Last Friday my school sent me for a professional development for our literacy program, but with the angle of being for teachers in ICT and self-contained classrooms. I was wary it would be a repeat of the session I attended last year at the same time (first full week of school). However, it turned out to be a different presenter and therefore, I came away with some really great new ideas.
One of the arguments the presenter made was that in special education classrooms, you have to readjust your timeframes and expect that work around the grade standards is going to progress at a different rate than in a general education room. This is music to the ears of anyone who teaches special ed but feels the pressure of meeting the demands that we are all under. That it came from the mouth of this staff developer makes the music even more melodic, as it is encouragement to continue on the path I am on with my students.
She shared some wonderful books that can be used in special education classrooms as a way of celebrating differences as well as addressing the inevitable frustrations that school and life present. (ADDED BONUS: You’re still doing your read alouds and other literacy work!) Please consider taking a look at:
- The Junkyard Wonders by Patricia Polacco
- Unlovable by Dan Yaccarino
- Don’t Call Me Special by Pat Thomas
- Giraffes Can’t Dance by Giles Andreae
- Chrysanthemum by Kevin Henkes
The first three books on that list were new to me, and I wanted to seize the momentum of this PD and bring it to the classroom immediately. Conveniently, we had already read Chrysanthemum, as well as another wonderful book for building community and learning to deal with adversity, Leo the Late Bloomer by Robert Kraus.
Yesterday, I brought in Giraffes Can’t Dance. It’s a wonderful book about Gerald, a giraffe who longs to dance but struggles to move with the music. He meets a friend who encourages him, and through the power of self-belief, winds up becoming the star dancer in Africa. His story is quite similar to Leo’s, a tiger who starts school unable to speak, write, read, eat neatly, or draw. Leo struggles to learn these things, but eventually, through his perseverance, does. At the end, he celebrates his newly harnessed skills with the simple but poignant declaration, “I made it!”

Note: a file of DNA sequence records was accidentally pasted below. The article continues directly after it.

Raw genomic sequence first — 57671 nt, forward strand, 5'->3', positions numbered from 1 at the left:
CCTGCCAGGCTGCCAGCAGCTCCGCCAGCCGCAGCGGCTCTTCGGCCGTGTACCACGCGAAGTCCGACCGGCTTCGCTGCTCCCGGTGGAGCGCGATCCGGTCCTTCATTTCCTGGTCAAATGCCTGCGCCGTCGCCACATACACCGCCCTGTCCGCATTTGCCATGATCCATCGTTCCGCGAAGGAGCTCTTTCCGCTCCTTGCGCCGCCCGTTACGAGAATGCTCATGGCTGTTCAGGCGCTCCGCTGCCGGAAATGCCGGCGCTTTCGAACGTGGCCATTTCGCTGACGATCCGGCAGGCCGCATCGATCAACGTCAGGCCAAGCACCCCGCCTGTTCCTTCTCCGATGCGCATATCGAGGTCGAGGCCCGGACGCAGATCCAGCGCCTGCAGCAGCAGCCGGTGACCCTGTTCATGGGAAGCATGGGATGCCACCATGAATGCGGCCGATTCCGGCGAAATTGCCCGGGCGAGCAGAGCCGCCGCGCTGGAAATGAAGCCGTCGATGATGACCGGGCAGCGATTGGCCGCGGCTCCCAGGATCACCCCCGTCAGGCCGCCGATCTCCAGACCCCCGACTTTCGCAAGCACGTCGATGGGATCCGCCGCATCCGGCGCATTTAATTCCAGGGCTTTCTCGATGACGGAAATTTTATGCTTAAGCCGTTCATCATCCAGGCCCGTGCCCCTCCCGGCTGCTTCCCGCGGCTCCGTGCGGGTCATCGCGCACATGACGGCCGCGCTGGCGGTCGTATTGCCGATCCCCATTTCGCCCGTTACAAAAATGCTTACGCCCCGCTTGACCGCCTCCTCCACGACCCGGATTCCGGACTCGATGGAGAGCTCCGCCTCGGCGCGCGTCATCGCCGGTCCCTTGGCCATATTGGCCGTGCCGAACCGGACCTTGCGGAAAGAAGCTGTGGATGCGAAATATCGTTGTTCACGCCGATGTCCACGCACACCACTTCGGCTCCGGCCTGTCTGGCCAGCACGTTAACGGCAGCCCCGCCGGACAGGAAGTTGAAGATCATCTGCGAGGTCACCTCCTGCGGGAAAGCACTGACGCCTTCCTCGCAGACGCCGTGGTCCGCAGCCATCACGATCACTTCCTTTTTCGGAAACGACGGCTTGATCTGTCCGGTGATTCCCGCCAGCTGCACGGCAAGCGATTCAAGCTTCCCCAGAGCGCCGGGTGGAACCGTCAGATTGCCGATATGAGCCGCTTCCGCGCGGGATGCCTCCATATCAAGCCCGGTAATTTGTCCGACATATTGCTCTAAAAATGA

With these two books in my students’ minds, we had a talk today about our own current limitations. My main point was for students to appreciate that, even though the books are fiction, they provide important lessons for believing in oneself and knowing that one day, you will achieve your dreams.
Students were open about their limitations. One girl talked about having trouble reading. Another lamented the fact that writing is sometimes difficult because she doesn’t always remember letters. When I asked them if they could try to remember Leo and Gerald when they were struggling, they said they could. I also told them I would remind them about those stories. They were heartened by this.
It was really nice to see the students so honest and introspective (especially since we’ve only been together for what, 8 days?) Can simple characters like Gerald – a clumsy giraffe – and Leo – a late blooming tiger – provide inspiration for them this year?
You know what? I think they can.